The Modifiers Update

v3.0.0 October 16, 2017

The modifiers update marks the next major version of BaseWeb. There has been a re-write of how components and their modifiers are built.

What is a modifier? A modifier is a class or mixin that makes partial or minor changes to a component. For example, if you wanted to change the look of a table you might add the modifier class of rowed.

One thing I’ve noticed while writing components is that there is something very similar about how they get modifiers. Typically a component will have a make-[component] mixin which would output the base styles and then some variation of add-[component]-style modifier mixins. This resulted in a lot of unique mixins over the span of components that essentially do the same thing—override or add on to the base styles.

So in an attempt to simplify this process and reduce the amount of mixin bloat across components, I’ve introduced two new mixins: add-styles and add-modifiers. This also led to a standardized way of writing component variable maps as well.

add-styles

Add-styles is the new core mixin for outputting base and pseudo styles. First we start with a component map. Here, we define some of our base styles along with any default pseudo classes we want output using nested maps.

// Define our component map
$component: (
  'output' : true,
  'display' : inline-block,
  'padding' : 1em 2em,
  'color' : $white,
  'background' : $blue,
  'hover' : (
    'color' : $white,
    'background' : $blue
  )
);

// Output all base styles and pseudo class styles using add-styles()
.example {
  @include add-styles($component);
}

This will output all properties that exist in our $add-styles along with styles for the pseudo-classes that exist in the same map.

.example {
  display: inline-block;
  padding: 1em 2em;
  color: #fff;
  background: #2196F3;
}
.example:hover {
  color: #fff;
  background: #2196F3;
}

A custom $settings map can optionally be passed where you can also optionally disable the base output or pseudo-classes output. For more information on add-styles, head over to the docs.

add-modifiers

One of the powerful ways add-styles gets used is by add-modifiers. It build on top of it’s predecessor by adding the benefit of outputting modifier classes and styles from a component map. The best example of how it’s used is by components who can have many modifiers such as buttons, notices, badges, etc.

We utilize it by incorporating a modifiers map inside our components.

// Define our component map
$component: (
  'modifiers' : (
    'red' : (
      'background' : $red,
    ),
    'green' : (
      'selector' : '&.success',
      'background' : $green,
    ),
    'rounded' : (
      'border-radius' : 1em,
    )
  )
);

// Output all base styles and pseudo class styles using add-styles()
.example {
  @include add-modifiers($component);
}

This will loop through each item within modifiers and using it’s key (or a custom selector if one is passed) to output any approved styles or pseudo-class styles in the same way as add-styles.

.example.red {
  background: #F44336;
}
.example.success {
  background: #4CAF50;
}
.example.rounded {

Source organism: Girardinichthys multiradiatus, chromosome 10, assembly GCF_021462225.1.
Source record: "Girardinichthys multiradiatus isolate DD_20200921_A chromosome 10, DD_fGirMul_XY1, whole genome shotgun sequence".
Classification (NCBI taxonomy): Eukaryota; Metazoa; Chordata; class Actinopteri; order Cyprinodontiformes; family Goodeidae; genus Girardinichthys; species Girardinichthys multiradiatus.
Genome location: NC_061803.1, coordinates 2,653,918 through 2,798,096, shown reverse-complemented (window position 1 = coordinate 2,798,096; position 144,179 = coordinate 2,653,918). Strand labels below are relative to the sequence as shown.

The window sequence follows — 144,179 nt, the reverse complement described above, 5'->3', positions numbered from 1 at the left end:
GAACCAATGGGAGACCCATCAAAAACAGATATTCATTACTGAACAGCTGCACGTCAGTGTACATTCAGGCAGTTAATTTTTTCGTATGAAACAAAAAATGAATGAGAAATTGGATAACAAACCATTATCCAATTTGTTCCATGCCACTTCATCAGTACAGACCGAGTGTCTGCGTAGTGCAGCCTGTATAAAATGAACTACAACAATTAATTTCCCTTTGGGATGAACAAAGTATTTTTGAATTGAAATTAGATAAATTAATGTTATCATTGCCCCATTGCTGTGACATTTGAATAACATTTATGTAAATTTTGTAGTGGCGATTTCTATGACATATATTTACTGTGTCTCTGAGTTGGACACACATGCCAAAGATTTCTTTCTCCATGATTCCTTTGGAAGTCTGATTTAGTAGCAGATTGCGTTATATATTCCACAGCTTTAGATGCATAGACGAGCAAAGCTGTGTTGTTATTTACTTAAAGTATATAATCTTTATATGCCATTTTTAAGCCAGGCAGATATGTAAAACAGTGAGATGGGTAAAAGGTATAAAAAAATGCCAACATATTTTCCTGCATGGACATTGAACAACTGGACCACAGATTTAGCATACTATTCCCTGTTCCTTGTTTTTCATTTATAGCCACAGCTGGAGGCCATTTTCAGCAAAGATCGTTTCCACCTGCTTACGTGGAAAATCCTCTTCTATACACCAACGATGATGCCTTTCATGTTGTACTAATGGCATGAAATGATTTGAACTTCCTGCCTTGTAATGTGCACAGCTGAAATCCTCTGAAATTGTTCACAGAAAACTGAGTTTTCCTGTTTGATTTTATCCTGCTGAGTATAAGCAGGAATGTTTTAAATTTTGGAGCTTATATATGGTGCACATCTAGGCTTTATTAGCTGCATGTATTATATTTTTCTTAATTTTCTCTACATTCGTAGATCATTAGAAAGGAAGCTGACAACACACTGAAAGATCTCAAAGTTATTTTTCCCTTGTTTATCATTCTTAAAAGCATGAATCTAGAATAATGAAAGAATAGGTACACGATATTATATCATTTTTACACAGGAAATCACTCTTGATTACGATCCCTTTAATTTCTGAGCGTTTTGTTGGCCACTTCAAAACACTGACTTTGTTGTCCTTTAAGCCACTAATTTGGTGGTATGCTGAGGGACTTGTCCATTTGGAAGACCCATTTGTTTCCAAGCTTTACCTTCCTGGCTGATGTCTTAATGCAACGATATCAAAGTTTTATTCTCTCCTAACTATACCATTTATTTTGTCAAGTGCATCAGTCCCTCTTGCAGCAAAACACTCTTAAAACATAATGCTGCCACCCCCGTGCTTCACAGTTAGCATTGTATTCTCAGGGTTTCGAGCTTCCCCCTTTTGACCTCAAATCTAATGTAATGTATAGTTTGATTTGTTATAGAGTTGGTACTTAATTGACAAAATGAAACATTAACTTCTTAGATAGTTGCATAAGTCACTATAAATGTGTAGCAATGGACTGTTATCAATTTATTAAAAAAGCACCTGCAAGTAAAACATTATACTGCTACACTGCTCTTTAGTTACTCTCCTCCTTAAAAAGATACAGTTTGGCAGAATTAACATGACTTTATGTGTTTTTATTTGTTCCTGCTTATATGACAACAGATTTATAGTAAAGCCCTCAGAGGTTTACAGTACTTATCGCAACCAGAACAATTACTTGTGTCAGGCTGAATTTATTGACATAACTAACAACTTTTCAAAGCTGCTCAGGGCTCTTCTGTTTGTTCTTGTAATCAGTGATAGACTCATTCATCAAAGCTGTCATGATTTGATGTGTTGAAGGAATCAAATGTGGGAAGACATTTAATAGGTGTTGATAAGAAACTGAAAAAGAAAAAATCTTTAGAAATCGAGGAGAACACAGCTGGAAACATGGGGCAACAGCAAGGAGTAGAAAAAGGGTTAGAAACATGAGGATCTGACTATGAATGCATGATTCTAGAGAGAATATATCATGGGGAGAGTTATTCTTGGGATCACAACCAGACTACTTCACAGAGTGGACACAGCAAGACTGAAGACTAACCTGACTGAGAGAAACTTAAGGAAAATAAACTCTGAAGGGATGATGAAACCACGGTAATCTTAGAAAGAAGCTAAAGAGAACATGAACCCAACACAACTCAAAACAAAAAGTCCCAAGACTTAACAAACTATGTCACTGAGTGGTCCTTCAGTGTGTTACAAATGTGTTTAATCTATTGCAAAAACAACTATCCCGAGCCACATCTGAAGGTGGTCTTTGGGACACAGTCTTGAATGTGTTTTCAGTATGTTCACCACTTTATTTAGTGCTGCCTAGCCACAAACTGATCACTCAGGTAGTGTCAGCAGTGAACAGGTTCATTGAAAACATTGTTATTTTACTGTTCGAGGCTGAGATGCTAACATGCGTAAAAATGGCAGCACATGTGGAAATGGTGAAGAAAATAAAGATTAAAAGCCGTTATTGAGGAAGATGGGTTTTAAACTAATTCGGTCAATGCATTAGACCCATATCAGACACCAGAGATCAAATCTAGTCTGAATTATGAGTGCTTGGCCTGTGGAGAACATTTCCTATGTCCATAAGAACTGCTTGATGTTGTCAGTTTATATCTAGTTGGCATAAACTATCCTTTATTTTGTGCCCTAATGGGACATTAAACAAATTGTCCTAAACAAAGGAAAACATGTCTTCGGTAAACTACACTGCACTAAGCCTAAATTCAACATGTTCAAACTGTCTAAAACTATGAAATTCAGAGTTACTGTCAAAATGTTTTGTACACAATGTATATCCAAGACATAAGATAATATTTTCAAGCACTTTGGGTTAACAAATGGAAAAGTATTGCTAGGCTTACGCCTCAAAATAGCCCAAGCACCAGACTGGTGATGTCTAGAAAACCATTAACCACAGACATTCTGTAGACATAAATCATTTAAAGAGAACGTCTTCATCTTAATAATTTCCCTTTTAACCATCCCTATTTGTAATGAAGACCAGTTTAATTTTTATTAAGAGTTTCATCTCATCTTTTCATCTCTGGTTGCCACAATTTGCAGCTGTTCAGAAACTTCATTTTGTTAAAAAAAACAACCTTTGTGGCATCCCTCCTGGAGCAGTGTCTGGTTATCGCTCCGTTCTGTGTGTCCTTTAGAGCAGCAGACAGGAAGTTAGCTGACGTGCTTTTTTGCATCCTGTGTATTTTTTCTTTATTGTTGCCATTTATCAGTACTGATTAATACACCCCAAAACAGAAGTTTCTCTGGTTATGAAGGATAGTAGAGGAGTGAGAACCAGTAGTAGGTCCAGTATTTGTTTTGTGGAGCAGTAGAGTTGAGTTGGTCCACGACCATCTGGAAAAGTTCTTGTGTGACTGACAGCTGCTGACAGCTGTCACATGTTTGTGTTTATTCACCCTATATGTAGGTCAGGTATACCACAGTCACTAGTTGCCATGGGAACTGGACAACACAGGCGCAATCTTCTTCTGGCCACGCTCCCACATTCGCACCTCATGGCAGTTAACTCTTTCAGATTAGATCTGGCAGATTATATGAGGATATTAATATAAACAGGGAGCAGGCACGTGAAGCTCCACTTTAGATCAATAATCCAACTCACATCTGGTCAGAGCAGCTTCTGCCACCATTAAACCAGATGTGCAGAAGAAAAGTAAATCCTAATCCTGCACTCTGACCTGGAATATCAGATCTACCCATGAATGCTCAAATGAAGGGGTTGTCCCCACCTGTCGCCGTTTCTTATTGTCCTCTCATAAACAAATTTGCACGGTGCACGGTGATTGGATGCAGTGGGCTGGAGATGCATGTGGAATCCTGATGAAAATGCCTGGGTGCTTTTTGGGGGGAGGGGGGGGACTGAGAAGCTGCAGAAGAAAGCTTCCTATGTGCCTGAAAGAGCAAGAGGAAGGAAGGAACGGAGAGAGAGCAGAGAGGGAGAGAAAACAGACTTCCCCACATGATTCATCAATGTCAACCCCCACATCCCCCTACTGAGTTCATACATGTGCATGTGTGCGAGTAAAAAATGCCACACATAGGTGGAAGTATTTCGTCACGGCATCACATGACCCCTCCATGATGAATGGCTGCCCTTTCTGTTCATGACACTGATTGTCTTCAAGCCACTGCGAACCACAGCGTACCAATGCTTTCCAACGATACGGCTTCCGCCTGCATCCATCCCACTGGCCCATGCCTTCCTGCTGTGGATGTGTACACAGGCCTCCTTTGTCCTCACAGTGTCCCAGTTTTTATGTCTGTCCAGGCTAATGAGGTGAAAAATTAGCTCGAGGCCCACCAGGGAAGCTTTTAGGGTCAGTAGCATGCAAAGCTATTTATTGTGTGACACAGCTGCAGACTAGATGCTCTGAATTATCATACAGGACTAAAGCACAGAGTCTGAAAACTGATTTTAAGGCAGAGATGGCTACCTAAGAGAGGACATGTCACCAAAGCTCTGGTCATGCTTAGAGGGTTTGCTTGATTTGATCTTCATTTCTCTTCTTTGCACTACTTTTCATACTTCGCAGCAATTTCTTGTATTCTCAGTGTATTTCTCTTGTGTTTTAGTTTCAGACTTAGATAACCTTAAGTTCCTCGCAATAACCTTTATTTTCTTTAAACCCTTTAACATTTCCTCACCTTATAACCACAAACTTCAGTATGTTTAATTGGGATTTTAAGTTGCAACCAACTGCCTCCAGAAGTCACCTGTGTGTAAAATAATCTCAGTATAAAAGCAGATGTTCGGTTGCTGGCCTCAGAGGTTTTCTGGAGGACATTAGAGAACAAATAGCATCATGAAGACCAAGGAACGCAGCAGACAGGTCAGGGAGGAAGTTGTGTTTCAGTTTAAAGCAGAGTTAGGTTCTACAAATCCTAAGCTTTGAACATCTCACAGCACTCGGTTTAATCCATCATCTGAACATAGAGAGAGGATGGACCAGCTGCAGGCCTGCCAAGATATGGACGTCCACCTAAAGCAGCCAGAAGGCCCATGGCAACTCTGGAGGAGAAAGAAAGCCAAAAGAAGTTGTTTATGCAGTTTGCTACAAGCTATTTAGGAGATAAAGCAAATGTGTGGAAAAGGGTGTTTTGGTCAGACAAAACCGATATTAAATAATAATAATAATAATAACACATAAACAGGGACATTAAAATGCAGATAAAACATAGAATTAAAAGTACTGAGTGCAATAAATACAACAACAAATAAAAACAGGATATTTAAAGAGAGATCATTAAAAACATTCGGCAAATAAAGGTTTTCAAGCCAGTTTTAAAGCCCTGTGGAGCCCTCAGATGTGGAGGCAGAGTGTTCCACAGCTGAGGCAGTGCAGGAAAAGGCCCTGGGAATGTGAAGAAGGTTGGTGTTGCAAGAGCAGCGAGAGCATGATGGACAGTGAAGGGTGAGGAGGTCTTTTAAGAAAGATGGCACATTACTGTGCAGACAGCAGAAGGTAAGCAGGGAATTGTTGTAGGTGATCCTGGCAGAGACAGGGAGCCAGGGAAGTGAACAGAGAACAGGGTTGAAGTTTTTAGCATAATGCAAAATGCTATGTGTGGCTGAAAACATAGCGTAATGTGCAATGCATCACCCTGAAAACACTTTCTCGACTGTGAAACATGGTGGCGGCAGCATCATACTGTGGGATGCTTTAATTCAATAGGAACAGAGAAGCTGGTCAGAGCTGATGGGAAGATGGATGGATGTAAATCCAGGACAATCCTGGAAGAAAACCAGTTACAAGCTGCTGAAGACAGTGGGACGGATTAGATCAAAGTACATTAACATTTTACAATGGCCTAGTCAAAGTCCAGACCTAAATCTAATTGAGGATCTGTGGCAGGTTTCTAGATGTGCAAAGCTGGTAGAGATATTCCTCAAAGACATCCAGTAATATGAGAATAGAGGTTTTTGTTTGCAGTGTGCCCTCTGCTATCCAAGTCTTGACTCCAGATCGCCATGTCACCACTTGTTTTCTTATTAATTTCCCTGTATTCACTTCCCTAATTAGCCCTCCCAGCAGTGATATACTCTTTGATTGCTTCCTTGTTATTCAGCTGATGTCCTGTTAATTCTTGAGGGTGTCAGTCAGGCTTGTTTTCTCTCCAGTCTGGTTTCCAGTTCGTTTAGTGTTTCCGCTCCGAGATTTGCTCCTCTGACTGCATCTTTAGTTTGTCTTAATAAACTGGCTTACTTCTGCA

border-radius: 1em;
}

You can also optionally pass in a key to output a specific modifier along with the ability to disable a selector output all together. The last parameter is where you can pass a custom $settings map which gets passed to add-styles.

// SCSS input where we call the rounded key and disable the selector wrap
.example {
  @include add-modifiers($component, 'rounded', false);
}

// CSS output
.example {
  border-radius: 1em;
}

The flexibility of writing components in this way is extremely powerful. It allows for completely custom component outputs and full control of their modifiers all without having to edit a single component file. To learn more about add-modifiers, head over to the docs.

Chips component

Chips represent a minimal icon button for simple interface tasks. It was such a common element used in a few different block components already that it made sense to convert it into it’s own entity. The most common way it’s used in BaseWeb is as close buttons in conjunction with the dismissible JavaScript.

Badges component

Badges are a super flexible components. The type of content badges can represent can include tags, categories, contacts, notifications, statuses, labels, issue flags and pretty much any form of taxonomy where visual distinctions would be useful. In addition, there are also some very handy modifier classes that increase their utility such as dot, pill, button modifiers and when used in conjunction with a dismissible chip.

Other updates

There were also another two core typography related mixins, one for outputting anchor styles make-anchor and the another for building heading styles build-headings. These are important for helping customize global anchor styles and also gives more control over heading scales. Here are some more updates that were added:

  • Added chips support for notices block
  • Added chips support for off-canvas block
  • Updated documentation to use new “contents” feature and format
  • Dropped the settings directory and merged the core and settings files
  • Simplified the settings file and moved media-query and grid system maps into their respective component files
  • Added better demo for show-hide utiltiy classes
  • Cleaned up the base styles component and moved the grid system call there
  • Updated anchor styles

This update really leaned out the BaseWeb methodology and helped standardize the way components are written. I’m hoping that the result will be a quicker production cycle for new components and reduction of mixin bloat. Enjoy!